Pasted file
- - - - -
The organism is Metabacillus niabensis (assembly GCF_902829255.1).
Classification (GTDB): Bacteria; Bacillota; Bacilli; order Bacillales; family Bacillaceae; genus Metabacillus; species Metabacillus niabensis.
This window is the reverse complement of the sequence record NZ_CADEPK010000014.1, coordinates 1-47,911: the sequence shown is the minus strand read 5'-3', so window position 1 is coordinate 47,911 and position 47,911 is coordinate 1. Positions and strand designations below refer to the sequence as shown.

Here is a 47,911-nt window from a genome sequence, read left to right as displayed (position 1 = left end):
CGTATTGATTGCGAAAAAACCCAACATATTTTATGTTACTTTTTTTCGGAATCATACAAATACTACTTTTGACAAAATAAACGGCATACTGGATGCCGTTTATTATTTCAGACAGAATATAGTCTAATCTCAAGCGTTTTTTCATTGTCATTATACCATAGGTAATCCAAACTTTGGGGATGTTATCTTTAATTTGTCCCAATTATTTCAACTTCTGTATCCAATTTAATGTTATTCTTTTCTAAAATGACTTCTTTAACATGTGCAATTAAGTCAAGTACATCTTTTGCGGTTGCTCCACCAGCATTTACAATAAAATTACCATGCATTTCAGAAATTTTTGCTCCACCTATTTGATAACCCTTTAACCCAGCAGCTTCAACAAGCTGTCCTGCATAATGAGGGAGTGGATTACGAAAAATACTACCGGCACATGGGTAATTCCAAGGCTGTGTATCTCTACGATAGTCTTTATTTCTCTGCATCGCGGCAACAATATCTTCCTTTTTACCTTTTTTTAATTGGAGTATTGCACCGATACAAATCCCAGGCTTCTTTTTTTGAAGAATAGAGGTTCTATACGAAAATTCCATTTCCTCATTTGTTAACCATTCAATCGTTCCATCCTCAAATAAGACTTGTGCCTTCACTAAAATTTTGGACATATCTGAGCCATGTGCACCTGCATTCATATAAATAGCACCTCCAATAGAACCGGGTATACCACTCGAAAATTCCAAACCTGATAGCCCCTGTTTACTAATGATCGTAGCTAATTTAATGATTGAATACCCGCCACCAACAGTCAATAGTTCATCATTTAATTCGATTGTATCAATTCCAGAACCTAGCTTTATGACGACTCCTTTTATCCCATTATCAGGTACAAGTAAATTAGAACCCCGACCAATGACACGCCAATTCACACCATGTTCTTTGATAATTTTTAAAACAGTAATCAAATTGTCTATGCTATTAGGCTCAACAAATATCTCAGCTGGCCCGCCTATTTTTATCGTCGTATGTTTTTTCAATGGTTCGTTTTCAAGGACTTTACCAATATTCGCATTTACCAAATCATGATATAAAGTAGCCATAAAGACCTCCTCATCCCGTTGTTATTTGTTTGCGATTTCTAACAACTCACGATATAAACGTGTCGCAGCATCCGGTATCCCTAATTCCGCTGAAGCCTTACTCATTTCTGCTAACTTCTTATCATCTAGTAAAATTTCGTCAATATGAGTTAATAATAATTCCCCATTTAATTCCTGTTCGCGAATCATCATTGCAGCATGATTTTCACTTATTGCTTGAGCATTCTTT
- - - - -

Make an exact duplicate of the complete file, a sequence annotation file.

The organism is Metabacillus niabensis (assembly GCF_902829255.1).
Classification (GTDB): Bacteria; Bacillota; Bacilli; order Bacillales; family Bacillaceae; genus Metabacillus; species Metabacillus niabensis.
This window is the reverse complement of the sequence record NZ_CADEPK010000014.1, coordinates 1-47,911: the sequence shown is the minus strand read 5'-3', so window position 1 is coordinate 47,911 and position 47,911 is coordinate 1. Positions and strand designations below refer to the sequence as shown.

Here is a 47,911-nt window from a genome sequence, read left to right as displayed (position 1 = left end):
CGTATTGATTGCGAAAAAACCCAACATATTTTATGTTACTTTTTTTCGGAATCATACAAATACTACTTTTGACAAAATAAACGGCATACTGGATGCCGTTTATTATTTCAGACAGAATATAGTCTAATCTCAAGCGTTTTTTCATTGTCATTATACCATAGGTAATCCAAACTTTGGGGATGTTATCTTTAATTTGTCCCAATTATTTCAACTTCTGTATCCAATTTAATGTTATTCTTTTCTAAAATGACTTCTTTAACATGTGCAATTAAGTCAAGTACATCTTTTGCGGTTGCTCCACCAGCATTTACAATAAAATTACCATGCATTTCAGAAATTTTTGCTCCACCTATTTGATAACCCTTTAACCCAGCAGCTTCAACAAGCTGTCCTGCATAATGAGGGAGTGGATTACGAAAAATACTACCGGCACATGGGTAATTCCAAGGCTGTGTATCTCTACGATAGTCTTTATTTCTCTGCATCGCGGCAACAATATCTTCCTTTTTACCTTTTTTTAATTGGAGTATTGCACCGATACAAATCCCAGGCTTCTTTTTTTGAAGAATAGAGGTTCTATACGAAAATTCCATTTCCTCATTTGTTAACCATTCAATCGTTCCATCCTCAAATAAGACTTGTGCCTTCACTAAAATTTTGGACATATCTGAGCCATGTGCACCTGCATTCATATAAATAGCACCTCCAATAGAACCGGGTATACCACTCGAAAATTCCAAACCTGATAGCCCCTGTTTACTAATGATCGTAGCTAATTTAATGATTGAATACCCGCCACCAACAGTCAATAGTTCATCATTTAATTCGATTGTATCAATTCCAGAACCTAGCTTTATGACGACTCCTTTTATCCCATTATCAGGTACAAGTAAATTAGAACCCCGACCAATGACACGCCAATTCACACCATGTTCTTTGATAATTTTTAAAACAGTAATCAAATTGTCTATGCTATTAGGCTCAACAAATATCTCAGCTGGCCCGCCTATTTTTATCGTCGTATGTTTTTTCAATGGTTCGTTTTCAAGGACTTTACCAATATTCGCATTTACCAAATCATGATATAAAGTAGCCATAAAGACCTCCTCATCCCGTTGTTATTTGTTTGCGATTTCTAACAACTCACGATATAAACGTGTCGCAGCATCCGGTATCCCTAATTCCGCTGAAGCCTTACTCATTTCTGCTAACTTCTTATCATCTAGTAAAATTTCGTCAATATGAGTTAATAATAATTCCCCATTTAATTCCTGTTCGCGAATCATCATTGCAGCATGATTTTCACTTATTGCTTGAGCATTCTTT